On Sept 8th I gave a 3 week notice to my supervisor. I am leaving a job where I have been 3 years for a job that brings an awesome opportunity (and a lot more responsibility and work) I didn't look for this new job, it found me thru a friend of a friend of a friend.....etc. I interviewed 4 times in August and actually twice told them it wasn't the right time for me to leave where I was. Each time they called me back and then we would talk for a couple of hours on my goals, personal and professional, and the new company's goals. What impressed me the most about the new boss is he genuinely asked questions about my future, where I saw myself in the big picture. I have NEVER been thru an interview process where so much thought is given to the applicant and the applicant is given time (a month) to think it over. In the end what convinced me is that the new boss told me to think about the decision for myself, but he always told me he thought I was the one he needed in the position. I guess you could say he used gentle persuasion, I think he showed his true character and that is what sold me on making the move. yes I am nervous to start the new job, but I think I will be comfortable there.

HALFMOM said...

Good post ESL. The other question to ask, I am thinking, is whether it is a good time to the "body" you belong to should the new position take you away. That is a very big consideration for me at the moment. Do I try to find a way to stick it out where I am or find something close by so I can stay within the fellowship that needs me right now in the midst of a huge transition, or do I just broadly cast applications because they are in my area or more suited to my skill set than where I am currently.

Red Letter Believers said...

Over at Red Letter Believers blog we had a conversation about quitting. And it really showed some passion on this issue.

Akbarali Jetha said this -- "Quite often we change jobs, friends and spouses instead of ourselves.”--


So what is the reason for the change? Is it money? Is it pride? Is it because you can't get along. I had a friend who changed job every three months or so. He 'wasn't challenged' or the 'boss was overbearing' or 'the workplace was negative.'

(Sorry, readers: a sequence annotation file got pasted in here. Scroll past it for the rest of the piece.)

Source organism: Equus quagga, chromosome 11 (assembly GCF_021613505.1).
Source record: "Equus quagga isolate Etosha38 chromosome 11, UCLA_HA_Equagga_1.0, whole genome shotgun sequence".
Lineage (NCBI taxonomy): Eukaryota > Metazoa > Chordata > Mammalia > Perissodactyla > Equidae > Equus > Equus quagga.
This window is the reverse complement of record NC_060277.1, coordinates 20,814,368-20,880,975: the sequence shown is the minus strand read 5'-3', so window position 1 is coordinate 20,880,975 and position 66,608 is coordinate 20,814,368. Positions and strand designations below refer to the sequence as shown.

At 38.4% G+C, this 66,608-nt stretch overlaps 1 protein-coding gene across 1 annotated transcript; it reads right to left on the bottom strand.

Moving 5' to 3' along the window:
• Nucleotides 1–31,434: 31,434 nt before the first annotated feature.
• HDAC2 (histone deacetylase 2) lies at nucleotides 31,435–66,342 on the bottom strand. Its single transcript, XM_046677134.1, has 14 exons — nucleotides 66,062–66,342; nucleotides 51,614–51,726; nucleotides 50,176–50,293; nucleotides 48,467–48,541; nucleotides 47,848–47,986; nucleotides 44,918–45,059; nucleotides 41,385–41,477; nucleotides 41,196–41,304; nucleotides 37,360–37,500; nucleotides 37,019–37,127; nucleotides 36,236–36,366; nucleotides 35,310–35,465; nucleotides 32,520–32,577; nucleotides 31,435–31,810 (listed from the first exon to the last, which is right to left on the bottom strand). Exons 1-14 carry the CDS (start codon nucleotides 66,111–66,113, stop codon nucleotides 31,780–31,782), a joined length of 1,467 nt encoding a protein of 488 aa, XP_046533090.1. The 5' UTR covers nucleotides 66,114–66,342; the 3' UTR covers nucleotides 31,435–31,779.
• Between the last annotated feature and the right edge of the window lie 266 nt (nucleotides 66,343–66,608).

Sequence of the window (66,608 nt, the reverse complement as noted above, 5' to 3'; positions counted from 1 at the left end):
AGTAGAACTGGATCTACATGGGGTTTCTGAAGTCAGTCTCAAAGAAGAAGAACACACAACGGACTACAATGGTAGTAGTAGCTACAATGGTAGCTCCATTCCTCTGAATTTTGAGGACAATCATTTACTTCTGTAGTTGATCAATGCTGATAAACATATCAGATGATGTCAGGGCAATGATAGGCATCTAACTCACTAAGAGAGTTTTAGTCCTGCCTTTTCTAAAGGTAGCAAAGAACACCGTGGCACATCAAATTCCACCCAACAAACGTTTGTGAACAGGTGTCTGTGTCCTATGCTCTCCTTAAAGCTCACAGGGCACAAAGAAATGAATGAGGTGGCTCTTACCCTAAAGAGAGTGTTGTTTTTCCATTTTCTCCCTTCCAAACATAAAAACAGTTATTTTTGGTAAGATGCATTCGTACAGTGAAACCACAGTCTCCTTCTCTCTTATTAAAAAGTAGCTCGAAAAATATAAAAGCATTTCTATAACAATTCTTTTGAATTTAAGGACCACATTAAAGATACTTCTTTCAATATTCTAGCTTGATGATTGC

After a while I asked, "what's the one common denominator?"

it was him.

Here are some posts on the subject:

Ted M. Gossard said...

Great thoughts here. Thanks.

Every Square Inch said...

rachel - congratulations on your new job! It sounds like you were thoughtful about taking the new opportunity. Hope you enjoy your new job.

susan - I didn't realize the choices and challenges you were facing. Jus the fact that you are weighing the impact of your decision on the church you belong to is commendable. Many don't give it a second thought - they just take the job without consideration to others...least of all to their church fellowship

Every Square Inch said...

RLB - Without question, there are some who will locate the problem at work everywhere except within themselves. Thanks for your thoughts

Ted - thanks for the encouragement

L.L. Barkat said...

I guess I've classically left a job when I finally recognized I'd been bored for a while. In some cases, it took years... in others, well...

Halfmom, AKA, Susan said...

My church is my family - and honestly, they know me better, have a more clear concept of who I am and what I'm all about that most all of my biological family - (my daughter excluded of course - she's got "my number" in a way no one else has!). We've been through a really rough few years at our church and the last year has been particularly difficult with many families leaving. So, now things are starting to turn around and there are questions going about like, "how are we a dysfunctional body and what do we do about it", and "what do we need to do so that we all really become a family and love each other"? So, it seems just like a bad time to leave just when things are looking up - besides, I just love those guys. I get to go to church after all with the Cravers!!

So - do pray for me. God will have to be creative for sure to keep me here - and though I am certainly willing to move, I am beginning to clearly see that my heart is still here.